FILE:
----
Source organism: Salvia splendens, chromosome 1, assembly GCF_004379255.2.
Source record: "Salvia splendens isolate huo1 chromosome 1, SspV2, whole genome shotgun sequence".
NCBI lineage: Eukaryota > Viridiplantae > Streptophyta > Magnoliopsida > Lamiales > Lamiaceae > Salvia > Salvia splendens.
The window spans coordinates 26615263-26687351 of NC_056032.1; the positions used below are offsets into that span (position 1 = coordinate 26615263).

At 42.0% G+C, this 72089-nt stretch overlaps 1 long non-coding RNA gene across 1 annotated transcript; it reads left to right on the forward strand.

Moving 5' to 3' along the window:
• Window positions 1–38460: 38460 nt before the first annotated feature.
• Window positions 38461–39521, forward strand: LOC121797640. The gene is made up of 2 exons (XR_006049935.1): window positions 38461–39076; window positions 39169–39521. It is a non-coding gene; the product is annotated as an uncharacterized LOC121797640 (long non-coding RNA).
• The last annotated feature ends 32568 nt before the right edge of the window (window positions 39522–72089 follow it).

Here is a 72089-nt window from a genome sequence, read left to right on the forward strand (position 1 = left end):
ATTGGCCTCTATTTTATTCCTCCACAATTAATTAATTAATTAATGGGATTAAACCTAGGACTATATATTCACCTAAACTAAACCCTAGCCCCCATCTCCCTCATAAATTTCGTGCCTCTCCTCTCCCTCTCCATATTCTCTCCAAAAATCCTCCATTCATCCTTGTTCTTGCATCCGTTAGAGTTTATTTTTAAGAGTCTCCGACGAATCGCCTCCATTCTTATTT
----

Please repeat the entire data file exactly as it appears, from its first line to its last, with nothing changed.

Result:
Source organism: Salvia splendens, chromosome 1, assembly GCF_004379255.2.
Source record: "Salvia splendens isolate huo1 chromosome 1, SspV2, whole genome shotgun sequence".
NCBI lineage: Eukaryota > Viridiplantae > Streptophyta > Magnoliopsida > Lamiales > Lamiaceae > Salvia > Salvia splendens.
The window spans coordinates 26615263-26687351 of NC_056032.1; the positions used below are offsets into that span (position 1 = coordinate 26615263).

At 42.0% G+C, this 72089-nt stretch overlaps 1 long non-coding RNA gene across 1 annotated transcript; it reads left to right on the forward strand.

Moving 5' to 3' along the window:
• Window positions 1–38460: 38460 nt before the first annotated feature.
• Window positions 38461–39521, forward strand: LOC121797640. The gene is made up of 2 exons (XR_006049935.1): window positions 38461–39076; window positions 39169–39521. It is a non-coding gene; the product is annotated as an uncharacterized LOC121797640 (long non-coding RNA).
• The last annotated feature ends 32568 nt before the right edge of the window (window positions 39522–72089 follow it).

Here is a 72089-nt window from a genome sequence, read left to right on the forward strand (position 1 = left end):
ATTGGCCTCTATTTTATTCCTCCACAATTAATTAATTAATTAATGGGATTAAACCTAGGACTATATATTCACCTAAACTAAACCCTAGCCCCCATCTCCCTCATAAATTTCGTGCCTCTCCTCTCCCTCTCCATATTCTCTCCAAAAATCCTCCATTCATCCTTGTTCTTGCATCCGTTAGAGTTTATTTTTAAGAGTCTCCGACGAATCGCCTCCATTCTTATTT